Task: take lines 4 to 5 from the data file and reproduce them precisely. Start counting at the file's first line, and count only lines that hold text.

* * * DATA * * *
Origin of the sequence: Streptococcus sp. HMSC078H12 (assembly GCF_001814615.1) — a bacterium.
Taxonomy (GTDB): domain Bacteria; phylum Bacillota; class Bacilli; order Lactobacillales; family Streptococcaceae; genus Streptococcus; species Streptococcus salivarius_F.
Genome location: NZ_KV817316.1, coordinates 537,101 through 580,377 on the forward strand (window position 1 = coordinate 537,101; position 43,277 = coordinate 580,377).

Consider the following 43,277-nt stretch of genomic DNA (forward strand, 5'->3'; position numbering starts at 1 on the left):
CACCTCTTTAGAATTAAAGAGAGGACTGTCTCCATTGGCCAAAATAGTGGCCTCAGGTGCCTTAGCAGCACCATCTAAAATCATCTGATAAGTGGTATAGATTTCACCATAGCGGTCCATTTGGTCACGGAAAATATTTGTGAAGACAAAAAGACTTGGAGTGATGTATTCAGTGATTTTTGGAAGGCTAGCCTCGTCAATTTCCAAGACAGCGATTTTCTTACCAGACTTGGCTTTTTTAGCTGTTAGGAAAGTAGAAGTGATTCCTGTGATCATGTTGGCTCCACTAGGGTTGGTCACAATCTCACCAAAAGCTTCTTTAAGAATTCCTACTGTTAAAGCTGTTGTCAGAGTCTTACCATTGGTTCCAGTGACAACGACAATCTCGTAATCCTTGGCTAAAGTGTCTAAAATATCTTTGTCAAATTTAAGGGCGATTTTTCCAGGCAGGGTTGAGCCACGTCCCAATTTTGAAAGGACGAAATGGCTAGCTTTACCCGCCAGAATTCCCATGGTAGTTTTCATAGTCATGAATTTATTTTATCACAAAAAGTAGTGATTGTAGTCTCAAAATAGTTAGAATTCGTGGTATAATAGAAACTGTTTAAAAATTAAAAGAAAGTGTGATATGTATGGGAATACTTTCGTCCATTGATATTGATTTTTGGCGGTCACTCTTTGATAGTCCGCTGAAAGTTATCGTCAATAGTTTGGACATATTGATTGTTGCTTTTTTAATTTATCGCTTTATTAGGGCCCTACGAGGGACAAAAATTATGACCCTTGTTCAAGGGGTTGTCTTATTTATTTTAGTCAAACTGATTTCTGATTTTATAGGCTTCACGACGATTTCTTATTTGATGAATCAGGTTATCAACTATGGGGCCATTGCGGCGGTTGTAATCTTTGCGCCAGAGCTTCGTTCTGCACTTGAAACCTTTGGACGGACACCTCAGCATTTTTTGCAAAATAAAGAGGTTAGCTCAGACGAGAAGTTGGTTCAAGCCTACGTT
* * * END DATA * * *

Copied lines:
Consider the following 43,277-nt stretch of genomic DNA (forward strand, 5'->3'; position numbering starts at 1 on the left):
CACCTCTTTAGAATTAAAGAGAGGACTGTCTCCATTGGCCAAAATAGTGGCCTCAGGTGCCTTAGCAGCACCATCTAAAATCATCTGATAAGTGGTATAGATTTCACCATAGCGGTCCATTTGGTCACGGAAAATATTTGTGAAGACAAAAAGACTTGGAGTGATGTATTCAGTGATTTTTGGAAGGCTAGCCTCGTCAATTTCCAAGACAGCGATTTTCTTACCAGACTTGGCTTTTTTAGCTGTTAGGAAAGTAGAAGTGATTCCTGTGATCATGTTGGCTCCACTAGGGTTGGTCACAATCTCACCAAAAGCTTCTTTAAGAATTCCTACTGTTAAAGCTGTTGTCAGAGTCTTACCATTGGTTCCAGTGACAACGACAATCTCGTAATCCTTGGCTAAAGTGTCTAAAATATCTTTGTCAAATTTAAGGGCGATTTTTCCAGGCAGGGTTGAGCCACGTCCCAATTTTGAAAGGACGAAATGGCTAGCTTTACCCGCCAGAATTCCCATGGTAGTTTTCATAGTCATGAATTTATTTTATCACAAAAAGTAGTGATTGTAGTCTCAAAATAGTTAGAATTCGTGGTATAATAGAAACTGTTTAAAAATTAAAAGAAAGTGTGATATGTATGGGAATACTTTCGTCCATTGATATTGATTTTTGGCGGTCACTCTTTGATAGTCCGCTGAAAGTTATCGTCAATAGTTTGGACATATTGATTGTTGCTTTTTTAATTTATCGCTTTATTAGGGCCCTACGAGGGACAAAAATTATGACCCTTGTTCAAGGGGTTGTCTTATTTATTTTAGTCAAACTGATTTCTGATTTTATAGGCTTCACGACGATTTCTTATTTGATGAATCAGGTTATCAACTATGGGGCCATTGCGGCGGTTGTAATCTTTGCGCCAGAGCTTCGTTCTGCACTTGAAACCTTTGGACGGACACCTCAGCATTTTTTGCAAAATAAAGAGGTTAGCTCAGACGAGAAGTTGGTTCAAGCCTACGTT